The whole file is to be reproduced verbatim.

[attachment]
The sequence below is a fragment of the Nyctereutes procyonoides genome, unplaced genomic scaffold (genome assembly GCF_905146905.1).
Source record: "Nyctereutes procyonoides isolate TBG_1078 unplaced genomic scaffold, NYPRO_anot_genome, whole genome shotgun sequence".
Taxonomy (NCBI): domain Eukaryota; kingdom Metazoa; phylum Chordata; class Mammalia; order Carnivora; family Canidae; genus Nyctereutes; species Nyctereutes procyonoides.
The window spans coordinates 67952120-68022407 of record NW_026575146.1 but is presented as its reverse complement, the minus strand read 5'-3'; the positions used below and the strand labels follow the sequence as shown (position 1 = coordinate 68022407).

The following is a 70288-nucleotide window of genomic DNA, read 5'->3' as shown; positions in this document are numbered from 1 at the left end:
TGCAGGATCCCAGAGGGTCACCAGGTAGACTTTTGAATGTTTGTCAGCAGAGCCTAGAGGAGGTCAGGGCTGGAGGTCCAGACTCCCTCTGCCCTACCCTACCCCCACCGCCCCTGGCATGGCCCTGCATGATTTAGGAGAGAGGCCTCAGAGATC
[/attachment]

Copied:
The sequence below is a fragment of the Nyctereutes procyonoides genome, unplaced genomic scaffold (genome assembly GCF_905146905.1).
Source record: "Nyctereutes procyonoides isolate TBG_1078 unplaced genomic scaffold, NYPRO_anot_genome, whole genome shotgun sequence".
Taxonomy (NCBI): domain Eukaryota; kingdom Metazoa; phylum Chordata; class Mammalia; order Carnivora; family Canidae; genus Nyctereutes; species Nyctereutes procyonoides.
The window spans coordinates 67952120-68022407 of record NW_026575146.1 but is presented as its reverse complement, the minus strand read 5'-3'; the positions used below and the strand labels follow the sequence as shown (position 1 = coordinate 68022407).

The following is a 70288-nucleotide window of genomic DNA, read 5'->3' as shown; positions in this document are numbered from 1 at the left end:
TGCAGGATCCCAGAGGGTCACCAGGTAGACTTTTGAATGTTTGTCAGCAGAGCCTAGAGGAGGTCAGGGCTGGAGGTCCAGACTCCCTCTGCCCTACCCTACCCCCACCGCCCCTGGCATGGCCCTGCATGATTTAGGAGAGAGGCCTCAGAGATC